Salary: £32,578 - £39,938 per annum depending on qualifications and experience.
Contract: 3 years, full-time
Location: John Innes Centre, Norwich, UK.
Closing date: 9th February 2022
An exciting opportunity has arisen for a Postdoctoral Researcher to join the Webster Group at the John Innes Centre, to study the structure and function of the molecular machines involved in photosynthetic gene expression.
About the John Innes Centre:
The John Innes Centre is an independent, international centre of excellence in plant and microbial genetics. We nurture a creative, curiosity-led approach to answering fundamental questions in bioscience, and translate that knowledge into societal benefits.
Our employees enjoy access to state-of-the-art technology and a diverse range of specialist training opportunities, including support for leadership and management. Click here to find out more about working at the John Innes Centre.
About the Webster Group:
Research in the Webster group focuses on understanding the molecular machines that express photosynthetic genes. We aim to discover what determines the timing and level of photosynthetic proteins production. We use cryogenic electron microscopy (cryo-EM) to determine structural models of large and dynamic protein complexes and develop mechanistic models of their activity using biochemical and biophysical techniques. See, for example, Webster et al. 2020, Science 369:1355-59.
Photosynthesis underpins oxygenation of the atmosphere and supports the global food chain. In plants it occurs within chloroplasts, which contain a genome that encodes core subunits of the photosynthetic complexes. Despite their importance, we lack a detailed understanding of how chloroplast genes are expressed.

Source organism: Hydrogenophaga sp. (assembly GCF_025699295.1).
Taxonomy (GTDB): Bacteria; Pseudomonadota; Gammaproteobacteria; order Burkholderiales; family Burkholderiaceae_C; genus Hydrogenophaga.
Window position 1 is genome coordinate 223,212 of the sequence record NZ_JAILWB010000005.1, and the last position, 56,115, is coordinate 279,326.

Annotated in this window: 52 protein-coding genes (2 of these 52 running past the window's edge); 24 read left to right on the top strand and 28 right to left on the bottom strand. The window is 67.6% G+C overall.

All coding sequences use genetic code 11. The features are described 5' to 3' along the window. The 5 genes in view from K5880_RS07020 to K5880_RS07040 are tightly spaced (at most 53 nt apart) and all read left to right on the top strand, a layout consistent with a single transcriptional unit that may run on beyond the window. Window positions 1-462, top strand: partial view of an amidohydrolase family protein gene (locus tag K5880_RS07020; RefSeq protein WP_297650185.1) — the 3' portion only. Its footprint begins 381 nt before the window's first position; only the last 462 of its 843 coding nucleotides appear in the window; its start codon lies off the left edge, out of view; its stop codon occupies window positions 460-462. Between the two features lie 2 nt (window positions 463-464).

The Postdoctoral Researcher will study the structure and biochemical function of the molecular machinery that expresses photosynthetic genes in plants. They will prepare gene expression complexes from chloroplasts and recombinant expression. Atomic models obtained by cryo-EM will be interpreted alongside biochemical and biophysical experiments in answering a key question: what is the biochemical role of each subunit that makes it essential to greening in plants? These discoveries will support the long-term effort to control photosynthetic output and timing for improved crops and biotechnologies. They will also shed new light on the nature of the poorly-understood machinery of plastid gene expression.
The ideal candidate:
Candidates should have a PhD in molecular biology or a similar subject. They should have experience in protein purification, characterisation of purified proteins by biochemical, biophysical or structural techniques, molecular cloning for recombinant expression of proteins, and a basic understanding of the biochemical process of gene expression.
The applicant will be trained in diverse transferrable scientific and personal skills. Scientific skills include DNA manipulation, protein purification techniques, subcellular fractionation, negative stain electron microscopy, cryogenic electron microscopy (cryo-EM), biophysical analysis of molecular interactions, biochemical analysis of nucleic acid processing, high-resolution electrophoretic assays, protein identification by peptide mass fingerprinting, bioinformatic analyses and protein structure prediction.
Interviews will be held on 21st February 2022.
For further information and details of how to apply, please visit our website http://jobs.jic.ac.uk
or contact the Human Resources team on 01603 450462 or [email protected]
quoting reference 1004176.
We are an equal opportunities employer, actively supporting inclusivity and diversity. As a Disability Confident organisation, we guarantee to offer an interview to all disabled applicants who meet the essential criteria for this vacancy. We are proud to hold a prestigious Gold Athena SWAN award in recognition of our inclusive culture, commitment and good practices towards advancing of gender equality. We offer an exciting, stimulating, diverse research environment and actively promote a family friendly workplace. The Institute is also a member of Stonewall’s Diversity Champions programme.
The John Innes Centre is a registered charity (No. 223852) grant-aided by the Biotechnology and Biological Sciences Research Council.